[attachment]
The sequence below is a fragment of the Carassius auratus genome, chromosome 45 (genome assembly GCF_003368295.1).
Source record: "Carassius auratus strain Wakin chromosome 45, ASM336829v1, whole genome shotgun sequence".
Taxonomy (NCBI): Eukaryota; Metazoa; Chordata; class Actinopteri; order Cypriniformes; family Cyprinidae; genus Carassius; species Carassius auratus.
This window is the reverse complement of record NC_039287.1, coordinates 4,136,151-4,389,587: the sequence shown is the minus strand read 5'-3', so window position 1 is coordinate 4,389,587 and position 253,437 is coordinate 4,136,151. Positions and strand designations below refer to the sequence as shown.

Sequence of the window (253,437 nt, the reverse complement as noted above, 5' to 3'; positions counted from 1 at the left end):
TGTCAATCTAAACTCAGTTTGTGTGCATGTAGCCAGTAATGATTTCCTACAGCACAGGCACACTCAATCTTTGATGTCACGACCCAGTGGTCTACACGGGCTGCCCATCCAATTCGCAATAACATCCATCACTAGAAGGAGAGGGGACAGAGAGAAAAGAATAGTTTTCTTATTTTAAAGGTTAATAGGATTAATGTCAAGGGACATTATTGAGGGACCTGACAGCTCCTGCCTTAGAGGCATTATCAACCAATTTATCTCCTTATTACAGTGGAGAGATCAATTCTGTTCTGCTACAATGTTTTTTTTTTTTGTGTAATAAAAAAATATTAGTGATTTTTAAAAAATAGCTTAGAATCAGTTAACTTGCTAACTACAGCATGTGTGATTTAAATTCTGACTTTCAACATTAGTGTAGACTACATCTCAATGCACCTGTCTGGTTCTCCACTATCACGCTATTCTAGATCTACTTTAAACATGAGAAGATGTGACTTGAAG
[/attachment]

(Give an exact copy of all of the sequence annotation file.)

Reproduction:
The sequence below is a fragment of the Carassius auratus genome, chromosome 45 (genome assembly GCF_003368295.1).
Source record: "Carassius auratus strain Wakin chromosome 45, ASM336829v1, whole genome shotgun sequence".
Taxonomy (NCBI): Eukaryota; Metazoa; Chordata; class Actinopteri; order Cypriniformes; family Cyprinidae; genus Carassius; species Carassius auratus.
This window is the reverse complement of record NC_039287.1, coordinates 4,136,151-4,389,587: the sequence shown is the minus strand read 5'-3', so window position 1 is coordinate 4,389,587 and position 253,437 is coordinate 4,136,151. Positions and strand designations below refer to the sequence as shown.

Sequence of the window (253,437 nt, the reverse complement as noted above, 5' to 3'; positions counted from 1 at the left end):
TGTCAATCTAAACTCAGTTTGTGTGCATGTAGCCAGTAATGATTTCCTACAGCACAGGCACACTCAATCTTTGATGTCACGACCCAGTGGTCTACACGGGCTGCCCATCCAATTCGCAATAACATCCATCACTAGAAGGAGAGGGGACAGAGAGAAAAGAATAGTTTTCTTATTTTAAAGGTTAATAGGATTAATGTCAAGGGACATTATTGAGGGACCTGACAGCTCCTGCCTTAGAGGCATTATCAACCAATTTATCTCCTTATTACAGTGGAGAGATCAATTCTGTTCTGCTACAATGTTTTTTTTTTTTGTGTAATAAAAAAATATTAGTGATTTTTAAAAAATAGCTTAGAATCAGTTAACTTGCTAACTACAGCATGTGTGATTTAAATTCTGACTTTCAACATTAGTGTAGACTACATCTCAATGCACCTGTCTGGTTCTCCACTATCACGCTATTCTAGATCTACTTTAAACATGAGAAGATGTGACTTGAAG